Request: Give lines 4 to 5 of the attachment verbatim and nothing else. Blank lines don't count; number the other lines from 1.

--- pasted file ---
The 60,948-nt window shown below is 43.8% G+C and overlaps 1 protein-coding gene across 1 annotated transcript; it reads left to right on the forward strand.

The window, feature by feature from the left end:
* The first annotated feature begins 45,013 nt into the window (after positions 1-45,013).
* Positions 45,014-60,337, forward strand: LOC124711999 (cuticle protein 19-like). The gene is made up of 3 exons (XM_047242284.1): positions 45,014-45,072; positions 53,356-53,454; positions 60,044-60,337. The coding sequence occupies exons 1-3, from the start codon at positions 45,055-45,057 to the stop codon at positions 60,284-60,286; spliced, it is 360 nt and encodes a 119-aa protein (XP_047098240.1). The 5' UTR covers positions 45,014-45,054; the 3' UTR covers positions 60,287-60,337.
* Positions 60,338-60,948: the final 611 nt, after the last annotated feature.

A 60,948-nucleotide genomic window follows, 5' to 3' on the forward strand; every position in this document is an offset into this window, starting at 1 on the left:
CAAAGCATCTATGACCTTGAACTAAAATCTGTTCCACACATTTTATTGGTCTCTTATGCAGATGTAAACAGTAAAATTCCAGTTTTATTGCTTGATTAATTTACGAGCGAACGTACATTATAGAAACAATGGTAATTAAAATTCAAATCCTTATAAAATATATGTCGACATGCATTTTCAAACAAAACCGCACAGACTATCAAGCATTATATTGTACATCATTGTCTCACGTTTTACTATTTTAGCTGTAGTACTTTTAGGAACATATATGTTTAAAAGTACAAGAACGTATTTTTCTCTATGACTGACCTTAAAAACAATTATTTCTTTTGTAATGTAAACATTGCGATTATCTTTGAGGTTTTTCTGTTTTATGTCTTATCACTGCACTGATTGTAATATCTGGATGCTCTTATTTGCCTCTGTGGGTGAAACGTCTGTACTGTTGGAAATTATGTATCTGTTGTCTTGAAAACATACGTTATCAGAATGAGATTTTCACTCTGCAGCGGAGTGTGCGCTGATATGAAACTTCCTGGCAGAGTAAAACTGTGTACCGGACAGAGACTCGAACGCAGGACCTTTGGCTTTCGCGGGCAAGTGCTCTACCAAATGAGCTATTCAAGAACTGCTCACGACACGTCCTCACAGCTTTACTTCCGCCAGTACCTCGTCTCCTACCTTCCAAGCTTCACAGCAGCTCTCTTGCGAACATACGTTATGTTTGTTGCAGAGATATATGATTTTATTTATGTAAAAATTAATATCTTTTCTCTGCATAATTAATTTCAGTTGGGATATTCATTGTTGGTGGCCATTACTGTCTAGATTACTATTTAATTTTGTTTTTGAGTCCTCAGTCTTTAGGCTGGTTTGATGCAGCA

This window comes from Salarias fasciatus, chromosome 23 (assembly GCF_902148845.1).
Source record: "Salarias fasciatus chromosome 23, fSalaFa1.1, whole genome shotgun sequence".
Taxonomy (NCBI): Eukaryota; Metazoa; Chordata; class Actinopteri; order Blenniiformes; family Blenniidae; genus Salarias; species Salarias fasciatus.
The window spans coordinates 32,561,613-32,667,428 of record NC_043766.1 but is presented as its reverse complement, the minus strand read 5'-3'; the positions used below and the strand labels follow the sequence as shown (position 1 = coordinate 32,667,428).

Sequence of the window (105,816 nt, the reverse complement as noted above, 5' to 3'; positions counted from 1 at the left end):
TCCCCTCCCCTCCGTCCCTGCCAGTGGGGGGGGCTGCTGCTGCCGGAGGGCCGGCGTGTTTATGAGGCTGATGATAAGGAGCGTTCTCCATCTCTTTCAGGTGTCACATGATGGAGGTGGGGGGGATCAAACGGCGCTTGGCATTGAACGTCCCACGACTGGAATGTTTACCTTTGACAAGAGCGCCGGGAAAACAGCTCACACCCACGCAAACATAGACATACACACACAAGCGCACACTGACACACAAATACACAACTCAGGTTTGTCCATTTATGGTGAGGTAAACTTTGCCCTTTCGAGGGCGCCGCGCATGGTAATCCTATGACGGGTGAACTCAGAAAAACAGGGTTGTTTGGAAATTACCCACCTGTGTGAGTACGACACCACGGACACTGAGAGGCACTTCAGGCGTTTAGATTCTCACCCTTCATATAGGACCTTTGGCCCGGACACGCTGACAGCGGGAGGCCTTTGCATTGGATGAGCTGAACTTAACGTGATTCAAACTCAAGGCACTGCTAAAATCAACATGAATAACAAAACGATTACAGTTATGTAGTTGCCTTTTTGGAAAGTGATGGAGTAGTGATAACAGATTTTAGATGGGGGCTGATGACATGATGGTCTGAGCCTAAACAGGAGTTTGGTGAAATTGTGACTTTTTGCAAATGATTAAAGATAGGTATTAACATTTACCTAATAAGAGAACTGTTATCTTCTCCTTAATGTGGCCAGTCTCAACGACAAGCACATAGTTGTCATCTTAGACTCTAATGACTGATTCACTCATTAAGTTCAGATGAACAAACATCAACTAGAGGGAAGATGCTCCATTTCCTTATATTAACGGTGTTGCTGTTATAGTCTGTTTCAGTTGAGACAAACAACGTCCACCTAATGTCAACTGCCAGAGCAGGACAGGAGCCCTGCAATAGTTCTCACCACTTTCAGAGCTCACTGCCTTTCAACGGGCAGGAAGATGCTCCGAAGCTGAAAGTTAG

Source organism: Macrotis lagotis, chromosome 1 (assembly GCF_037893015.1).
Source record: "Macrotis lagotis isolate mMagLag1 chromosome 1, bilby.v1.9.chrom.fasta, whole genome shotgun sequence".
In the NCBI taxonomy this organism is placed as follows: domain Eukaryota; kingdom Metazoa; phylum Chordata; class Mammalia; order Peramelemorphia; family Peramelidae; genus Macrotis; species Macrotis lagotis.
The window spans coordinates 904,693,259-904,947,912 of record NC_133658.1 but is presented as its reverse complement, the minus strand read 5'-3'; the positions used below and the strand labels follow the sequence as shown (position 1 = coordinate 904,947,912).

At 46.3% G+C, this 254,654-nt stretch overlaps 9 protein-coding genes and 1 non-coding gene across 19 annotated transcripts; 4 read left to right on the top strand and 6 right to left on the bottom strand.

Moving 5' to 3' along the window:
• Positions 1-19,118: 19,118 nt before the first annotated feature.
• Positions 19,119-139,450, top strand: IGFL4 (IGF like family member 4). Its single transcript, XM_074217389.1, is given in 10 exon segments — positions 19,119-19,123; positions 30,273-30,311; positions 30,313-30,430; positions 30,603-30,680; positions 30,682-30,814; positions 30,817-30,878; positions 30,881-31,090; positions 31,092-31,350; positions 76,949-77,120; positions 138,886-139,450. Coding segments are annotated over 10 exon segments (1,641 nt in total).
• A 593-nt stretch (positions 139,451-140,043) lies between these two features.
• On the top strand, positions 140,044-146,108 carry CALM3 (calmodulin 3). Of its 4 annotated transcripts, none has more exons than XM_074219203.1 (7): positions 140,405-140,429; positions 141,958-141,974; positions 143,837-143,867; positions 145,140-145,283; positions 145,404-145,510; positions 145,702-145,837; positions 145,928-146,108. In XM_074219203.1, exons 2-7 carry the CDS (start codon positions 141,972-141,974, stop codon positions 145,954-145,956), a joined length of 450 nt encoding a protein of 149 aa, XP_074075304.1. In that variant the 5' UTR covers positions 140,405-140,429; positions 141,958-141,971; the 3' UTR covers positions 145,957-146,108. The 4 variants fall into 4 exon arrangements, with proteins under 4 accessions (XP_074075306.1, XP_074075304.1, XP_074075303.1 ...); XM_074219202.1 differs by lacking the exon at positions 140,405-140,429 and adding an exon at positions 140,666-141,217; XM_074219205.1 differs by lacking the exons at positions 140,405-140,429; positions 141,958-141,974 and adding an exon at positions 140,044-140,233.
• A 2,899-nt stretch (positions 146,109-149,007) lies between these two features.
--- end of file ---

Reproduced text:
* Positions 45,014-60,337, forward strand: LOC124711999 (cuticle protein 19-like). The gene is made up of 3 exons (XM_047242284.1): positions 45,014-45,072; positions 53,356-53,454; positions 60,044-60,337. The coding sequence occupies exons 1-3, from the start codon at positions 45,055-45,057 to the stop codon at positions 60,284-60,286; spliced, it is 360 nt and encodes a 119-aa protein (XP_047098240.1). The 5' UTR covers positions 45,014-45,054; the 3' UTR covers positions 60,287-60,337.
* Positions 60,338-60,948: the final 611 nt, after the last annotated feature.